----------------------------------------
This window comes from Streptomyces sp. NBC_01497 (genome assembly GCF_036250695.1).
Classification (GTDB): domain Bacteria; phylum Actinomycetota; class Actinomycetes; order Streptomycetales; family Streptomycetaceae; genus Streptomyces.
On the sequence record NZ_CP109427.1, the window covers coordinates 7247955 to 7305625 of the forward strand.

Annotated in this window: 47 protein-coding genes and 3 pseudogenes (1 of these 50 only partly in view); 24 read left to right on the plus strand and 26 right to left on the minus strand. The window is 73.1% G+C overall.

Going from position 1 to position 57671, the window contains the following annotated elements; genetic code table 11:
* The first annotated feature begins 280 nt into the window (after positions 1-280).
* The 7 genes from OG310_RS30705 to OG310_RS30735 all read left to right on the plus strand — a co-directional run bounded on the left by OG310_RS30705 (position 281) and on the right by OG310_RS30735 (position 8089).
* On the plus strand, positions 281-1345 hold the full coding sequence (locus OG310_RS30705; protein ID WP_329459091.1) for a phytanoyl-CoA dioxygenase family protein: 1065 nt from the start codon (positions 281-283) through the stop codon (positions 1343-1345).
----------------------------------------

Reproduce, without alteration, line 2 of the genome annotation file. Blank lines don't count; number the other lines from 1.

Classification (GTDB): domain Bacteria; phylum Actinomycetota; class Actinomycetes; order Streptomycetales; family Streptomycetaceae; genus Streptomyces.